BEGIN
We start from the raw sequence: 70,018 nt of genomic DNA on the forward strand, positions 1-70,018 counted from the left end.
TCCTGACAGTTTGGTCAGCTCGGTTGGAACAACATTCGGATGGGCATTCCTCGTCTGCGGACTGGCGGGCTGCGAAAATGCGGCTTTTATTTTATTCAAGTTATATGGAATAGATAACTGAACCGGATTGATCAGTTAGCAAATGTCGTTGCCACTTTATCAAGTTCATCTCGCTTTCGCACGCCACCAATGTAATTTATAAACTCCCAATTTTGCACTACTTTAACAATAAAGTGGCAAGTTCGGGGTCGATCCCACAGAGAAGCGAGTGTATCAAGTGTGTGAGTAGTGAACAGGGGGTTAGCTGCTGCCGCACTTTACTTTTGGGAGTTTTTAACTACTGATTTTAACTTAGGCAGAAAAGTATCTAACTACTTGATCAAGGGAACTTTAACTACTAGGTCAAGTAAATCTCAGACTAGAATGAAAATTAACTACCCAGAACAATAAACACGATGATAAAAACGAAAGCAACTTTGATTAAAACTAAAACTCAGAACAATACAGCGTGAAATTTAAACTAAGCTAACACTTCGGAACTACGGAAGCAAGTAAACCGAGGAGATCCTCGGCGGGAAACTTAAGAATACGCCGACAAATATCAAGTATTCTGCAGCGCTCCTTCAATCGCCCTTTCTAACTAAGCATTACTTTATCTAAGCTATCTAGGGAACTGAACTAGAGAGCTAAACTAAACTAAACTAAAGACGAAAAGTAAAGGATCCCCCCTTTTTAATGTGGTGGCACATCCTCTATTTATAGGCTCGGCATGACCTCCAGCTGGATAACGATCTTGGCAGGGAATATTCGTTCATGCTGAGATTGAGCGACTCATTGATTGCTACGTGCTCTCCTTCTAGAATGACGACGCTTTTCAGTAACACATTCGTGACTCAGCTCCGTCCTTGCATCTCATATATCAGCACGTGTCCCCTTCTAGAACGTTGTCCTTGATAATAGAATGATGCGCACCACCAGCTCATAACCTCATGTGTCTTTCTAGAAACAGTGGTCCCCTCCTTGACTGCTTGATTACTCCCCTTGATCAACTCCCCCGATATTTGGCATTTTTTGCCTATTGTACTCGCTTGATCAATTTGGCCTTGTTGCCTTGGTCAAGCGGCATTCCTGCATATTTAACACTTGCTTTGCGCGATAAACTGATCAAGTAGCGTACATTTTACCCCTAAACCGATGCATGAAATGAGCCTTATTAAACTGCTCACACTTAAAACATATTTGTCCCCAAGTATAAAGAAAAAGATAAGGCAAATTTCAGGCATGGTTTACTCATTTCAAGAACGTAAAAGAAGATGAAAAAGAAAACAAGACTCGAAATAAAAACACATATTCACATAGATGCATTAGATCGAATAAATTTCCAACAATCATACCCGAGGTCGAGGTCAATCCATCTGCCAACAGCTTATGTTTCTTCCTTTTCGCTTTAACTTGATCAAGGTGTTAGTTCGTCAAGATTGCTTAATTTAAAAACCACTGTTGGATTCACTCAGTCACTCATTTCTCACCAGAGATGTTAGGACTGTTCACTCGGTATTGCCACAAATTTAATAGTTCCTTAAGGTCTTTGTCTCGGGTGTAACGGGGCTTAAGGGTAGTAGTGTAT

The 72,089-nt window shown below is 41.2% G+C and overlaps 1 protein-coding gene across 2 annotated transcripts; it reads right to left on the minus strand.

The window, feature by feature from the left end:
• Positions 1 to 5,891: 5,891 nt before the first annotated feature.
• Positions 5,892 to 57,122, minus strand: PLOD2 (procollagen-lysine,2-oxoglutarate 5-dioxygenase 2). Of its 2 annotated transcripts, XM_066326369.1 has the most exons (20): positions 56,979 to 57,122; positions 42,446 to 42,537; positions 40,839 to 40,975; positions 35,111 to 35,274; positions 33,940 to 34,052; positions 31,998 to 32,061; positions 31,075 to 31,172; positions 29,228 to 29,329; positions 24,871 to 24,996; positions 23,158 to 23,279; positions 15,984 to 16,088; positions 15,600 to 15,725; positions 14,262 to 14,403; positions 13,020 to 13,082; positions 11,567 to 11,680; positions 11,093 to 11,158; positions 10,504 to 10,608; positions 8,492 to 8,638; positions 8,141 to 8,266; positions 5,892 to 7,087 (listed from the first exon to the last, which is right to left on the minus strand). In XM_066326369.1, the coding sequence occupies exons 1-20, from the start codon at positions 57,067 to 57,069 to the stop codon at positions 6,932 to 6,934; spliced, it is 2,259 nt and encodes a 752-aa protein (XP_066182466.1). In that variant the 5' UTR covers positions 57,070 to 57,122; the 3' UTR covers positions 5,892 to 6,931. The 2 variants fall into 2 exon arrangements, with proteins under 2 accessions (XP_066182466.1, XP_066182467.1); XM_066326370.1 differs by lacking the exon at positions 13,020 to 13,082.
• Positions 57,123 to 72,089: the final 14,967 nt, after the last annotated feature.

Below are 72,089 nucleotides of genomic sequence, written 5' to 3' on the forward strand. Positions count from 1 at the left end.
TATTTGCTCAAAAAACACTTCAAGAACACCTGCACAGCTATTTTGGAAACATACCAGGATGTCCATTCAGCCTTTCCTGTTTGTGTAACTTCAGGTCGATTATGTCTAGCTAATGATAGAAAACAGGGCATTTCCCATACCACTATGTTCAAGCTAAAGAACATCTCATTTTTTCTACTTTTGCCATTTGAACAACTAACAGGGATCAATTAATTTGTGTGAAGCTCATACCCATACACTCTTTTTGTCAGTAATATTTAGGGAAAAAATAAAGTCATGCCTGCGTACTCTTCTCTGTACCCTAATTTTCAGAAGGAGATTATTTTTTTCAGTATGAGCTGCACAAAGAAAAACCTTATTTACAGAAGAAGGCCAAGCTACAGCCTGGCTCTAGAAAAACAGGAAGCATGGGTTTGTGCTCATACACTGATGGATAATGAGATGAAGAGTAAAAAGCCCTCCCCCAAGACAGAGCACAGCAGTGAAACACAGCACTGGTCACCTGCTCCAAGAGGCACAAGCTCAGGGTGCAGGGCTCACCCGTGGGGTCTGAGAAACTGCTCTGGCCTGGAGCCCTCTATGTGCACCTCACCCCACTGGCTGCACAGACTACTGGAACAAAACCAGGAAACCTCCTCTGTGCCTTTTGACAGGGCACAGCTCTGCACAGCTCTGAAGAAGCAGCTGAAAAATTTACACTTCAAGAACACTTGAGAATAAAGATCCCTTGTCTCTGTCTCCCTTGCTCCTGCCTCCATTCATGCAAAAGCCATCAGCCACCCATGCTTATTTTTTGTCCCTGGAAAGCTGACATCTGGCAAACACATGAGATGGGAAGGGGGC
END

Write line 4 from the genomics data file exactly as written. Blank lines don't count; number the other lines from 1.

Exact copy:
The window, feature by feature from the left end: